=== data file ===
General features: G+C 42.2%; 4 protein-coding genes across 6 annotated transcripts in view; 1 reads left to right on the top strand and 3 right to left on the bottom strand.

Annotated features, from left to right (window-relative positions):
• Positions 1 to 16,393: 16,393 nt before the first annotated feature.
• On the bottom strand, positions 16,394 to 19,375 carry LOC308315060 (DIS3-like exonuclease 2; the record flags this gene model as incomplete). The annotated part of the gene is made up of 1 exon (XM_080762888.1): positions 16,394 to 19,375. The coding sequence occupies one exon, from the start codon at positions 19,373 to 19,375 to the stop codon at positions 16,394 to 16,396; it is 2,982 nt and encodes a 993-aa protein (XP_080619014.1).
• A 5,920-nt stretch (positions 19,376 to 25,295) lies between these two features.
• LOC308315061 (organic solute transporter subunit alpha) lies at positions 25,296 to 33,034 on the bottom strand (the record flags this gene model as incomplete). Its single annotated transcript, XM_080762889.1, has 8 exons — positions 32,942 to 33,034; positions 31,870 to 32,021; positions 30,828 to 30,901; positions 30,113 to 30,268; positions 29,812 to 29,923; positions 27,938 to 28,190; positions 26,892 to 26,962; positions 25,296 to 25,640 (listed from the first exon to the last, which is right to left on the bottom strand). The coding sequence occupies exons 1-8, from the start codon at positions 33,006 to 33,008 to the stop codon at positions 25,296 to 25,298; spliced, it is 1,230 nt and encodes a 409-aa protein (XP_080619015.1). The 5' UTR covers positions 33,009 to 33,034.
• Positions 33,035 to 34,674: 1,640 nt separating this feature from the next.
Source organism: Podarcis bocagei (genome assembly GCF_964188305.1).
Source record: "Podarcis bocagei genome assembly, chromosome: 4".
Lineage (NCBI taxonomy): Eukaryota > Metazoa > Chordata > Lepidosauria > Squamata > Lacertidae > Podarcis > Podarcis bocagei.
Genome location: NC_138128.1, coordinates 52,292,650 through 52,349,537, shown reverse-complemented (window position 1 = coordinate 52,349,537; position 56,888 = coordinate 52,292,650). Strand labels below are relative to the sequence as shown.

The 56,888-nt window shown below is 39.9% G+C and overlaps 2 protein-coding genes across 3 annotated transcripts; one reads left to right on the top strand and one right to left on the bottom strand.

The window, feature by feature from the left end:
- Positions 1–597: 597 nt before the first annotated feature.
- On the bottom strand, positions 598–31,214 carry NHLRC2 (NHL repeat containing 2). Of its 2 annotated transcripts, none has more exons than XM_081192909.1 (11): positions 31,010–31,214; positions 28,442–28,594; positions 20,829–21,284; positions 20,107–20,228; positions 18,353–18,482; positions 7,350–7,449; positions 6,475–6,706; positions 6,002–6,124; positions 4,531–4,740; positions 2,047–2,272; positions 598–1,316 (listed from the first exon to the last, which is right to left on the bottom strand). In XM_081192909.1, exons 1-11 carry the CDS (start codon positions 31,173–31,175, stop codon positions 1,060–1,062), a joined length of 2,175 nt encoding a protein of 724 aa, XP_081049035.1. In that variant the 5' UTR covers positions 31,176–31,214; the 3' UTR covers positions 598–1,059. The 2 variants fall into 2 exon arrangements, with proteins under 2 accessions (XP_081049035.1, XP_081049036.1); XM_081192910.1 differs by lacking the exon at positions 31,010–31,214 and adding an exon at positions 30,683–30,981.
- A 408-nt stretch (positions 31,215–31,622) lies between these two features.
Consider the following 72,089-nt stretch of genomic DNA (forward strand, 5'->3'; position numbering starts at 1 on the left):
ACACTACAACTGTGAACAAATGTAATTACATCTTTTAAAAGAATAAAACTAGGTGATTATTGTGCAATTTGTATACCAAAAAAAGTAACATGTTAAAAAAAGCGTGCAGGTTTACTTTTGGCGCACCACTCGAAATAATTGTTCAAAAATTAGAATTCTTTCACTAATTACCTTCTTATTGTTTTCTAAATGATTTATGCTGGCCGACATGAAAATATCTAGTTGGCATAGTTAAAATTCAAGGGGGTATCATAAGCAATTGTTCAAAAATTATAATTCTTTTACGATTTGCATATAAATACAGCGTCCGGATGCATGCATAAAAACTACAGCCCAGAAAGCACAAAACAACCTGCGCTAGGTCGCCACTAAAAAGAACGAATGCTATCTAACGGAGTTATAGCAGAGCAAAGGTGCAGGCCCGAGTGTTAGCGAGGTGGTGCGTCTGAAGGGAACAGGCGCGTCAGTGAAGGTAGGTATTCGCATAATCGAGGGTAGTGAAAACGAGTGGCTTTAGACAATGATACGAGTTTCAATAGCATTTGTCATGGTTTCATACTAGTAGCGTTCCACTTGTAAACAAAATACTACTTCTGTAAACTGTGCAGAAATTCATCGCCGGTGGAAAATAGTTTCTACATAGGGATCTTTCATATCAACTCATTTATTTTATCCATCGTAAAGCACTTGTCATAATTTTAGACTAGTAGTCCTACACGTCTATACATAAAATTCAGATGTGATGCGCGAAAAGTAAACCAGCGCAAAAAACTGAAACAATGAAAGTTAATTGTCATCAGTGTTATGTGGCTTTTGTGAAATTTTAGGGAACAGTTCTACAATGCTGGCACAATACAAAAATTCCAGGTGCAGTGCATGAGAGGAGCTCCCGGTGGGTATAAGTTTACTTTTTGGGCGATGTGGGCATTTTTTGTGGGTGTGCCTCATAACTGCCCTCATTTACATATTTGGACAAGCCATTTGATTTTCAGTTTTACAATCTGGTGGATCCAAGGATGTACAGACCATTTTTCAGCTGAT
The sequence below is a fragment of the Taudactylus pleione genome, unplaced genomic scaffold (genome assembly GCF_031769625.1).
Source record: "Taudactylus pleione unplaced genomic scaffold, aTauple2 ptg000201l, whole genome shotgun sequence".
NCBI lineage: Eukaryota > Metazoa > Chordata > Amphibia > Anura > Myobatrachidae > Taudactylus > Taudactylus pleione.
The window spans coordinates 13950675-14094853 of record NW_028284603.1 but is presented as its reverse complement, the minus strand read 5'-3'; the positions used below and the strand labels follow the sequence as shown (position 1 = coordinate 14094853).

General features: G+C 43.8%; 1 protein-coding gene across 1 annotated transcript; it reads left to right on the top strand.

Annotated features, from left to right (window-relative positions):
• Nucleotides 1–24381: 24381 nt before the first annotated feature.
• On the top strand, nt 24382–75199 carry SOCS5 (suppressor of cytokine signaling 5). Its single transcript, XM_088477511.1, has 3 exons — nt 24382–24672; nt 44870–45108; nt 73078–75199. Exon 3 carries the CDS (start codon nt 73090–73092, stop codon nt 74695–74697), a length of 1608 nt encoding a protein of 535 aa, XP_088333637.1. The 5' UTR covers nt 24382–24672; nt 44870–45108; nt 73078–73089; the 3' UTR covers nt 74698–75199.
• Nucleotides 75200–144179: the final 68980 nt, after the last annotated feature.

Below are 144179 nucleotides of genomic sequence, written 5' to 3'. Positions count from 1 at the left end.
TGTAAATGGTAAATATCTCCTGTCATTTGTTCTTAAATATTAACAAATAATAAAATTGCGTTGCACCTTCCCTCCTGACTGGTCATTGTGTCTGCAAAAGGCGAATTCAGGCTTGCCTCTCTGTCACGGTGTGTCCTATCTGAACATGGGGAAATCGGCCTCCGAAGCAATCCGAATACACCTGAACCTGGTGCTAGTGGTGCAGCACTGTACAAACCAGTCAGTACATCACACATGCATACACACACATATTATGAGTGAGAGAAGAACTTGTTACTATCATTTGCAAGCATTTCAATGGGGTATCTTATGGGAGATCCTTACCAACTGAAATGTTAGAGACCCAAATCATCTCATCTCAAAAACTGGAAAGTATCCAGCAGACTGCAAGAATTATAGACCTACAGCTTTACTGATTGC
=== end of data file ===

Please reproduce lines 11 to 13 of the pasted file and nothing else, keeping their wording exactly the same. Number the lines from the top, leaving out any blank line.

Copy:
Genome location: NC_138128.1, coordinates 52,292,650 through 52,349,537, shown reverse-complemented (window position 1 = coordinate 52,349,537; position 56,888 = coordinate 52,292,650). Strand labels below are relative to the sequence as shown.

The 56,888-nt window shown below is 39.9% G+C and overlaps 2 protein-coding genes across 3 annotated transcripts; one reads left to right on the top strand and one right to left on the bottom strand.

The window, feature by feature from the left end: